For decades, Israel has periodically released large numbers of prisoners to its worst enemies as a reward for their success in kidnapping Israelis.
By EVELYN GORDON
A seemingly minor item published two weeks ago could herald an important turning point in Israel's foreign relations: Prime Minister Ehud Olmert expressed support for transferring four Jordanians jailed in Israel to Jordan. Foreign Minister Tzipi Livni and Public Security Minister Avi Dichter also reportedly back the idea.
Olmert being Olmert, this does not mean that the transfer will actually happen. But if it does, it would constitute a start on reversing a long-standing Israeli policy of scorning friends while rewarding enemies.
The Jordanians were convicted of killing an Israeli soldier in 1990, four years before Israel and Jordan signed their peace treaty. King Abdullah II of Jordan, like his predecessor, King Hussein, has repeatedly asked that the four be freed, or at least transferred to Jordan, where relatives and friends could visit them more easily; the issue has particular resonance in Amman because one of the four has a brother in parliament. Nevertheless, successive Israeli prime ministers have refused, saying they will not release prisoners with "blood on their hands."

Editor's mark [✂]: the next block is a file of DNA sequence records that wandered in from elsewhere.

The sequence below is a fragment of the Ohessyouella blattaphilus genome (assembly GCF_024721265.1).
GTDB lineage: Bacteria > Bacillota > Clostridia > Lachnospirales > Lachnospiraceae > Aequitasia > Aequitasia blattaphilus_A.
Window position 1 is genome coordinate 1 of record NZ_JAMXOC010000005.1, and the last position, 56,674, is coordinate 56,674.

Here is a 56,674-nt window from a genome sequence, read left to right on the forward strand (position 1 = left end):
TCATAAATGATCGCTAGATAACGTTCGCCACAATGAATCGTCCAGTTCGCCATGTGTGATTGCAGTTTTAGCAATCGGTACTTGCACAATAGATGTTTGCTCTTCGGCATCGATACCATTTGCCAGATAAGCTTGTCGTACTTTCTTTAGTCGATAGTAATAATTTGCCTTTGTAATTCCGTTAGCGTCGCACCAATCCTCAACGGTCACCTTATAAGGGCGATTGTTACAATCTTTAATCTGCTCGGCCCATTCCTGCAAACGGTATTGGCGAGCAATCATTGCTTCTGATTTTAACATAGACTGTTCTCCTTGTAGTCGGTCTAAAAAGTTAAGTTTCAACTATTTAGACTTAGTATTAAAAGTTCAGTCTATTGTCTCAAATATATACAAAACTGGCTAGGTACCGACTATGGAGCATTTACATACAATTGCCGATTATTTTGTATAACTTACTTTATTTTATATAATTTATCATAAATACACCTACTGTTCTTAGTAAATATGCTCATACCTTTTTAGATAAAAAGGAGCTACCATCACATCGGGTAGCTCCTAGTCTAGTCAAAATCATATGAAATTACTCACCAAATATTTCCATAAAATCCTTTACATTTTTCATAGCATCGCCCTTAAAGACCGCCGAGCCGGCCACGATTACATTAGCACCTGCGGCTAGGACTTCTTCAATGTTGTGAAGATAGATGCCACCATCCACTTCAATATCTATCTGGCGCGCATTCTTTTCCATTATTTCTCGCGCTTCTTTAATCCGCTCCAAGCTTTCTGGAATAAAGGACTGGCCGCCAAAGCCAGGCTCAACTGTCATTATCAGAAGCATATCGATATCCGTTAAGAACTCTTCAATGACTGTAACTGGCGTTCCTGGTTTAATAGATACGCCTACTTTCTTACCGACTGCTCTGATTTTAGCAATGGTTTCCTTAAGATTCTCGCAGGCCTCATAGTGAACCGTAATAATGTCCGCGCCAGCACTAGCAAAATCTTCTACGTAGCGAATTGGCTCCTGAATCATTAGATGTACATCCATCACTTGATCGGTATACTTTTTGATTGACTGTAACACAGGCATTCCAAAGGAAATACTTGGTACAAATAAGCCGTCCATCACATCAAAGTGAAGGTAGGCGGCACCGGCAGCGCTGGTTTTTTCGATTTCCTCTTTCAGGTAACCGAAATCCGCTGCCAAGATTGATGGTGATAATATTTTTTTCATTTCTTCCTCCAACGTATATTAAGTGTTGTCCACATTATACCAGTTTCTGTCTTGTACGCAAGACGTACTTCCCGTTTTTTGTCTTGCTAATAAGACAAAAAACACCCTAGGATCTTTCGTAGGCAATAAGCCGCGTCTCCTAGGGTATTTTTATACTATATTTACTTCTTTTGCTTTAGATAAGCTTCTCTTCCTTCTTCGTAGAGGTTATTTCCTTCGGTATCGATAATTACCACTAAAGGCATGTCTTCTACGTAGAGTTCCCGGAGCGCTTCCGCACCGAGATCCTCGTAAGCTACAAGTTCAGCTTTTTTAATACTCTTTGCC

This refusal is puzzling even on legal grounds, since the killing took place while Israel and Jordan were technically at war, and the victim was a soldier, not a civilian. Granted, there was no hot war at the time, but a state of war essentially makes the other side's soldiers fair game. Had the victim been a civilian, the situation would be different, since deliberately killing civilians is unacceptable even in wartime. The same is true had the killing occurred after the peace treaty was signed; during peacetime, killing soldiers is also a crime. But killing soldiers in wartime is standard practice, which is why most peace treaties include prisoner exchanges. Legally speaking, therefore, Jordan's request is unexceptionable.